If you are the type of traveller who likes sophisticated citybreaks, staying in 4 star hotels and above, good food and wine, luxurious amenities - read this article before going to Manali. You'll be glad you did!

What Manali has to offer
Manali's surrounding scenery is its main asset. Set amidst the Himalayas and River Beas, the adjacent countryside is truly breathtaking. But go knowing that Manali is a nothing more than a base to explore the surrounding areas.

What Manali doesn't...
Apart from using Manali as a base to explore its surroundings, the city itself does not have a lot to offer if you are the type of traveller who enjoys culture, shopping, good cafes and restaurants, and so on. The temples in Manali can all be seen in half a day and after that you'll be hard pressed to find activities in town to occupy yourself. Old Manali is overrun with hippies who come mainly to smoke hash (which you'll find growing all over Manali). If this isn't your idea of fun, you won't find much that is redeeming about it.

Manali proper isn't much better; the main thoroughfare - the Mall - is a pedestrianised shopping street that has shops and restaurants of all sorts. But again, the quality of what is on offer is mediocre at best. Don't imagine a lively Indian bazaar where you'll find gorgeous local handicrafts and clothing - this is not what the Mall offers. It's more a hodgepodge of dollar store trinkets.

What to expect
In short, Manali caters to two types of tourists: stoners and adventure seekers. If you fall into one of these two categories, you might love Manali. If you don't, go knowing that Manali itself is not the reason to visit - the surrounding countryside is the only thing worth seeing, and Manali is only a base to explore that.

Hotels in Manali are nothing near 4 or 5 star quality, no matter what ratings they advertise. Generally, you will be hard pressed to find a hotel up to your standards if you are used to staying at 4 stars and above. Do not expect hotels to be clean, much less offer any amenities. You could also try the various home stays available in Manali or around Manali area. You could book these through internet. They come with kitchen and other amenities.

What to do
All of this said, before deciding on a visit, also consider whether the 15 hour bus ride from Delhi is worth it. If you are in India and Delhi is your base, you are much better off exploring Jaipur and Agra. You could also use Chandigarh as your base and travel to manali from there.  It is less time consuming and takes about  6 to 7 hours to reach Manali.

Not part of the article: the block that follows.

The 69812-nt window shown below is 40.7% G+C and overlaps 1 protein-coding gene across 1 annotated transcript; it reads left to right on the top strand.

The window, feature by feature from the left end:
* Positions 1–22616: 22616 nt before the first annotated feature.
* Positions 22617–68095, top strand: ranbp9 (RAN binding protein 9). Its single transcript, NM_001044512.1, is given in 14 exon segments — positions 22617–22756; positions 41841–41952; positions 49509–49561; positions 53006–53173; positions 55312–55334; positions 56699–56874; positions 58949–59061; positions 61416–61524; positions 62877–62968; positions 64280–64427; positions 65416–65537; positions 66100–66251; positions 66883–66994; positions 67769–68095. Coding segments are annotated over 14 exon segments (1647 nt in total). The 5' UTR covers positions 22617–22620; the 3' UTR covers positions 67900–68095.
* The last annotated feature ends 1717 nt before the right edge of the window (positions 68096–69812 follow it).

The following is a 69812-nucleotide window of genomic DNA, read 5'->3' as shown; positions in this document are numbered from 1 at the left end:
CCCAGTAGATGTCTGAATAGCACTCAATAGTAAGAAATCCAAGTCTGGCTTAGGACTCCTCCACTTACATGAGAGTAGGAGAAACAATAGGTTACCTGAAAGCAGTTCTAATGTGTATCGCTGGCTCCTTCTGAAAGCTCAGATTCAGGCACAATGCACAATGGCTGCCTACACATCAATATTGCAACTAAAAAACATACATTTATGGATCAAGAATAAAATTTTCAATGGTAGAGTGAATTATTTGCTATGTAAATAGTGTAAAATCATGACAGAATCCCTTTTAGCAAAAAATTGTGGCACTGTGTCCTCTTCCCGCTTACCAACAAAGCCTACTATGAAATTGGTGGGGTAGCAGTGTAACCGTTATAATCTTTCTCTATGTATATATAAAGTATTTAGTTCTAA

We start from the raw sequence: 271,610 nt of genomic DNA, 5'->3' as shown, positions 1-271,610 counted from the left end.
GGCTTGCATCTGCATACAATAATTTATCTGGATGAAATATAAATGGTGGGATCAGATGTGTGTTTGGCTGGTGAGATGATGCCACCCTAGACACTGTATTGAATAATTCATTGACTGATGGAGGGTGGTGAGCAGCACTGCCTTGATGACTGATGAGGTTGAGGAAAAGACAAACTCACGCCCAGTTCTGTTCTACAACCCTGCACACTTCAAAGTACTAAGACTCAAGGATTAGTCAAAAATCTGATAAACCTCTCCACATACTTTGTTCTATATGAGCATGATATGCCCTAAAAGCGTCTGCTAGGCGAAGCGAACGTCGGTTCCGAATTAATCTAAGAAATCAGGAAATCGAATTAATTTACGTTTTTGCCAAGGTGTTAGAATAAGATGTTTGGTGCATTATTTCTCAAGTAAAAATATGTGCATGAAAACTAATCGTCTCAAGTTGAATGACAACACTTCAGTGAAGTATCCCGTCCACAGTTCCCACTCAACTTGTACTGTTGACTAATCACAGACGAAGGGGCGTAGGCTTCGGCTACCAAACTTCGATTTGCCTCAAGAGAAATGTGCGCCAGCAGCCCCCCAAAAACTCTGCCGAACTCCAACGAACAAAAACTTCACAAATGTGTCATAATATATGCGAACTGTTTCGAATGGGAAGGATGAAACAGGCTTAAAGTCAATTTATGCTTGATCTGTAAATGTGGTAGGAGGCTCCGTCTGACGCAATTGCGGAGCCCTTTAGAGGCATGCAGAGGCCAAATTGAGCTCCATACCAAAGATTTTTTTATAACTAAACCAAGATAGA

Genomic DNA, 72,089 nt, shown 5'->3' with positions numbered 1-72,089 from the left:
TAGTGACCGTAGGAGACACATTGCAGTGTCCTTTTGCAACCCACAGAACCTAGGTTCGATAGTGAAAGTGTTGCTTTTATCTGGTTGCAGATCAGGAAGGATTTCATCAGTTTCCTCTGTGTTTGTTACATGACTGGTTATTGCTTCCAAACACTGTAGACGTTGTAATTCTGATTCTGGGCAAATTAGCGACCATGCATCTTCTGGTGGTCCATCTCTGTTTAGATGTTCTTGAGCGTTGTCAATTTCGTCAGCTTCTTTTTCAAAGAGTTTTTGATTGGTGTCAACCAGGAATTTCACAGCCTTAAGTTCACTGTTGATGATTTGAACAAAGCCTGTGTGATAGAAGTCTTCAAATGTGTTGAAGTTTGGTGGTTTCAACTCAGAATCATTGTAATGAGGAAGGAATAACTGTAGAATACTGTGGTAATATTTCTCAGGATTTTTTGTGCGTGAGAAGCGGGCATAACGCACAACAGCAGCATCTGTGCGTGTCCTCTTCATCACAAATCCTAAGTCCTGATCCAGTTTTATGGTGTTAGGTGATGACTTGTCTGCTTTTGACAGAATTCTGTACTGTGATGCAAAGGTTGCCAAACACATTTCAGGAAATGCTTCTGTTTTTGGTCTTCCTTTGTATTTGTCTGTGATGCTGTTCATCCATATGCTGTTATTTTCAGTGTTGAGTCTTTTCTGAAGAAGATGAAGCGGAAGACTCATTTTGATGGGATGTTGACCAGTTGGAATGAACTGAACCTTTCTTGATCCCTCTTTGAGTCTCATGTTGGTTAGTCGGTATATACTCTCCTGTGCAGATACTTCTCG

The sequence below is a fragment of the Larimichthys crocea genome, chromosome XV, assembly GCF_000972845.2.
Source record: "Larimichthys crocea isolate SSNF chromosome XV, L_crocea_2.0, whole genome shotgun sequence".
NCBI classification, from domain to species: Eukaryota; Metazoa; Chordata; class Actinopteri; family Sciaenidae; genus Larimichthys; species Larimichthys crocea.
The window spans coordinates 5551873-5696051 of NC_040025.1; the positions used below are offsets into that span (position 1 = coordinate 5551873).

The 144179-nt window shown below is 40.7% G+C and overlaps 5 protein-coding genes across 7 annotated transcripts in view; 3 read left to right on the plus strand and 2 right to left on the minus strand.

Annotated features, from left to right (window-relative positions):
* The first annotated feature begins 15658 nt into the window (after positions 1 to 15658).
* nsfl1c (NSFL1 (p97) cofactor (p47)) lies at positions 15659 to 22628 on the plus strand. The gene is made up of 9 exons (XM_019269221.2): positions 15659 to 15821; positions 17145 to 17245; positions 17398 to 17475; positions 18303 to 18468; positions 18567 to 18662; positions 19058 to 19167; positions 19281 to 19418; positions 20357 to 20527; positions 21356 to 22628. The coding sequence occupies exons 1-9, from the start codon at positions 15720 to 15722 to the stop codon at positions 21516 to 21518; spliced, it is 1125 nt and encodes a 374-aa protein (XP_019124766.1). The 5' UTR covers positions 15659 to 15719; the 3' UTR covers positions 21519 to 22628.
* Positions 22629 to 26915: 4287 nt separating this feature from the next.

If you must go to Manali: Hire a guide to take you to the various temples and around all of the surrounding countryside, which can easily be toured in less than a day. Spend another day paragliding in Kullu Valley, and after that take a guided horseback ride to Shiva's temple. If you are travelling with a small child or with elders then you would not be much inclined to try adventure sports. In that case you could spend time along the beas river and visit some of the shops selling kullu shawls or angora mufflars or sweaters or come to market and walk and get the feel of Manali. You could have a small picnic in some of the serene places in the surrounding countryside. If you wish to see snow then you could go to Solang valley in the winter or come to Manali during the snowfall time that is from january end to march end. All in all you need just two to three days, not more, but if you want to extend your stay pay your driver Rs 1500/ 1600 to take you to Rotang Pass for breathtaking views of the Himalayas. It takes mostly three hours to travel to Rotang Pass but sometimes it may take even more time. So you need to have lots of patience and take some eatables and winter clothes along with you. You may also get mountain sick here as it is at a very high altitude, so please carry some medicines but let it not dampen your spirit. If you are coming during summer you will find snow in rotang pass.  Happy holidays....